A full list of events (sortable by registration deadline) is available at http://www.nitle.org/www/events.
Next Month in LIS and Faculty Development Opportunities
Click on the event below for specific information and for a link to register. More information on training and development events is available.
- Wednesday, July 15th: Multimedia Presentations of Student Work: Practical and Pedagogical Considerations
Notable Internet Resource of the Week: Memoryshare
From the website:
BBC Memoryshare is a living archive of memories from 1900 to the present day. You can contribute, share and browse memories of life experiences and see them in the context of recent and historical events. Memoryshare is of value to people across the UK and internationally, and may be used as a source of programme content for the BBC. Anyone registered with bbc.co.uk can contribute to Memoryshare.
This site combines interesting design and graphics to capture memories which undoubtedly will bring the BBC a very interesting collection of potential material to draw upon to illustrate events across a wide stretch of time … and will allow perspectives and opinions that would otherwise go unseen to be shared. This is certainly an innovative use of the Internet and crowdsourcing.
On the web at http://www.bbc.co.uk/dna/memoryshare/
Around the Web
Here are a few links to interesting developments over the past week:
- Books, Media, and Publishing
- Kindle’s DRM Rears Its Ugly Head… And It IS Ugly [Gear Diary]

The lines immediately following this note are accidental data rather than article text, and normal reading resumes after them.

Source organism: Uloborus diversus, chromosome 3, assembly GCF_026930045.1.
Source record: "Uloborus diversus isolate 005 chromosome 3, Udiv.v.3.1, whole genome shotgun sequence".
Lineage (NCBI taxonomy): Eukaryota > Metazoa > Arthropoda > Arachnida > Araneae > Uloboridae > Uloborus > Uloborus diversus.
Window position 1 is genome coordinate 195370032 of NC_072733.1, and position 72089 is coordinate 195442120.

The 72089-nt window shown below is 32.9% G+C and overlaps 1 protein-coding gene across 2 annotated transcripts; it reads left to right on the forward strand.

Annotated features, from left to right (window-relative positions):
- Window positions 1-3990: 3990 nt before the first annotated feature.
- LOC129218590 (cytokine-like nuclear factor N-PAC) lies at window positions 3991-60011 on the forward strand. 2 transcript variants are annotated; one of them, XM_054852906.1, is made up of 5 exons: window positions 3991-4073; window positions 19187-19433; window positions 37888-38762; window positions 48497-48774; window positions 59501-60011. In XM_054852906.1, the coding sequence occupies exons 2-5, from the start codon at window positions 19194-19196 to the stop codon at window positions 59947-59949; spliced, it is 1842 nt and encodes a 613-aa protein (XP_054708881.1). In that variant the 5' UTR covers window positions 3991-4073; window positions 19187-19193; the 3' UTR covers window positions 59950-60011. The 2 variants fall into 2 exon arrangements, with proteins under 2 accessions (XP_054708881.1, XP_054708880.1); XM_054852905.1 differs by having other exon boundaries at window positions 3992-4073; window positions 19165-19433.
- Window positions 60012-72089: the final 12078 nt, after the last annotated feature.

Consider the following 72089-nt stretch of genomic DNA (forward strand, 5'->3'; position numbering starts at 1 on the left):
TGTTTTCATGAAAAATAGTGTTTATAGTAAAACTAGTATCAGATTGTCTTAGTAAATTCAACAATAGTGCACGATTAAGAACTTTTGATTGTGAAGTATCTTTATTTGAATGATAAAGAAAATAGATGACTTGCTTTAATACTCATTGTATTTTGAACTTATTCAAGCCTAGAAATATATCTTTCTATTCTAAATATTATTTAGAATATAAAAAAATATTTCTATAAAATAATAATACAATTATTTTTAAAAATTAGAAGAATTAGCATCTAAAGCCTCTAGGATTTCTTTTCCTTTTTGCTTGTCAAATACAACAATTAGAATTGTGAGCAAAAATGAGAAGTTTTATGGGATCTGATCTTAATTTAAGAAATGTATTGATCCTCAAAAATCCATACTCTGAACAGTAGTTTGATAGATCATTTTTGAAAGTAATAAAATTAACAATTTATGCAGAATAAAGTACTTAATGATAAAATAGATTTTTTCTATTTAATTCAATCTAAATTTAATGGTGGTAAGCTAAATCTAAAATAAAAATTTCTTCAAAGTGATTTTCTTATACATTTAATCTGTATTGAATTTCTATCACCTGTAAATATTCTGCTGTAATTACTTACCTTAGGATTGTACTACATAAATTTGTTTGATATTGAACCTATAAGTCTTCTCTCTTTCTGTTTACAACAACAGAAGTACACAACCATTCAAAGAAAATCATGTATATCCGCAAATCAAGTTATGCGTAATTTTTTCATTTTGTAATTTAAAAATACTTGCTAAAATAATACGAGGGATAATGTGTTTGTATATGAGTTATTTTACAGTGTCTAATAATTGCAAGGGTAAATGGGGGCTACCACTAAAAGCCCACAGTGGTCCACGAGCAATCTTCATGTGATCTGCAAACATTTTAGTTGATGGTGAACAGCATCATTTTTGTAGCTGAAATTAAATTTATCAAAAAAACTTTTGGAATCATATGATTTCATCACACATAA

- KindleGate: Confusion Abounds Regarding Kindle Download Policy Diary]
- The Newspaper Isn’t Dead Yet [Slate]
- A New Way to Spread the Word [New York Times]
- Change or Die? [Inside Higher Ed]
- Scholarly Presses Discuss What It Takes to Survive [Chronicle of Higher Education]
- Elsevier Won’t Pay for Praise [Inside Higher Ed]
- Is It Too Late to Save (Newspaper) Journalism? [Huffington Post]
- The Future of University Presses and Journals [Virginia Quarterly Review]
- Copyright and Intellectual Property
- Has the RIAA’s Fight Against File Sharing Gone Too Far? [Yahoo! News]
- How Thomas-Rasset case would have played out, had we not been in the Parallel Universe [Recording Industry vs. The People]
- No mistakes? NH P2P case highlights MediaSentry’s issues [ars technica]
- ASCAP Now Claiming That Your Mobile Phone Ringing Is A Public Performance]
- US Copyright Law, King Lear, and Jammie Thomas-Rasset [Groklaw]
- Chris Anderson’s Free Contains Apparent Plagiarism [Virginia Quarterly Review]
- Ouch! German Court Slams Rapidshare With $34 Million Fine [TechCrunch]
- Anti-Piracy Lawyers Lose License To Chase Pirates [TorrentFreak]
- Electronic Arts invites the pirates to tea [Futurismic]
- Pirate Bay retrial denied; judge declared ‘unbiased’ [ars technica]
- Creating worthless copyright ‘consensus’: Canada’s case study [ars technica]
- Meh. The Irrelevance of Copyright in the Public Mind [Northwestern Journal of Technology and Intellectual Property]
- Culture, Economy, and Business
- Mind Your BlackBerry or Mind Your Manners [New York Times]
- Apple’s Obsession With Secrecy Grows Stronger [New York Times]
- Kodak Will Retire Kodachrome, Its Oldest Color Film Stock [New York Times]
- Web Pries Lid of Iranian Censorship [New York Times]
- Nielsen Debunks Myths On Teens And Media – They Still Watch TV! [TechCrunch]
- Loyal ‘Simpsons’ Fans Fetch Higher Ad Rates on Web [Bloomberg]
- News of Jackson’s death first spread online [Yahoo! News]
- How Michael Cronan spells success [SFGate.com]
- The New Ludditism in Literature [Virginia Quarterly Review]